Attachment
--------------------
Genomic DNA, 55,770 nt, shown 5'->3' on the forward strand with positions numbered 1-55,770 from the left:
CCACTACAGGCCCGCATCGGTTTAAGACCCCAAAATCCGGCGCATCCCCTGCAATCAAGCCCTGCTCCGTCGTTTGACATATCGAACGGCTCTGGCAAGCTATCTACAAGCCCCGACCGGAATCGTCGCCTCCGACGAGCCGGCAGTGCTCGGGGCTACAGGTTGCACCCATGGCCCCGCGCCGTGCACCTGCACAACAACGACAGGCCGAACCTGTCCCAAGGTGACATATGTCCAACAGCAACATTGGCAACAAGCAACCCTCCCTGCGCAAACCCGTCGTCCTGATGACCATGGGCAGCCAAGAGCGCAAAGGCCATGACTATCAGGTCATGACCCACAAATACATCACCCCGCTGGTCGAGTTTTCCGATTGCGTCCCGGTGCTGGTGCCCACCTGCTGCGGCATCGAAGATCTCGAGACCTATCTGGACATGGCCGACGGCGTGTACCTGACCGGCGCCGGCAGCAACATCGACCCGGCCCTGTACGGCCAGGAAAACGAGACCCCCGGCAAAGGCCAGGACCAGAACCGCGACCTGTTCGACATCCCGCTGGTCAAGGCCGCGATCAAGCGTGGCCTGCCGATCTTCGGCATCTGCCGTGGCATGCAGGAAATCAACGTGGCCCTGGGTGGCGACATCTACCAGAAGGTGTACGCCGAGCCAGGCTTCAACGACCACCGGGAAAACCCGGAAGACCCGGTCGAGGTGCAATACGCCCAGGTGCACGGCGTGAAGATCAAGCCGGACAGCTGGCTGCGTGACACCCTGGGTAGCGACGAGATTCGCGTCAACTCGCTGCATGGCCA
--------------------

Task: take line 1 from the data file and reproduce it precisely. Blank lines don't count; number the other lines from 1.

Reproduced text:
Genomic DNA, 55,770 nt, shown 5'->3' on the forward strand with positions numbered 1-55,770 from the left: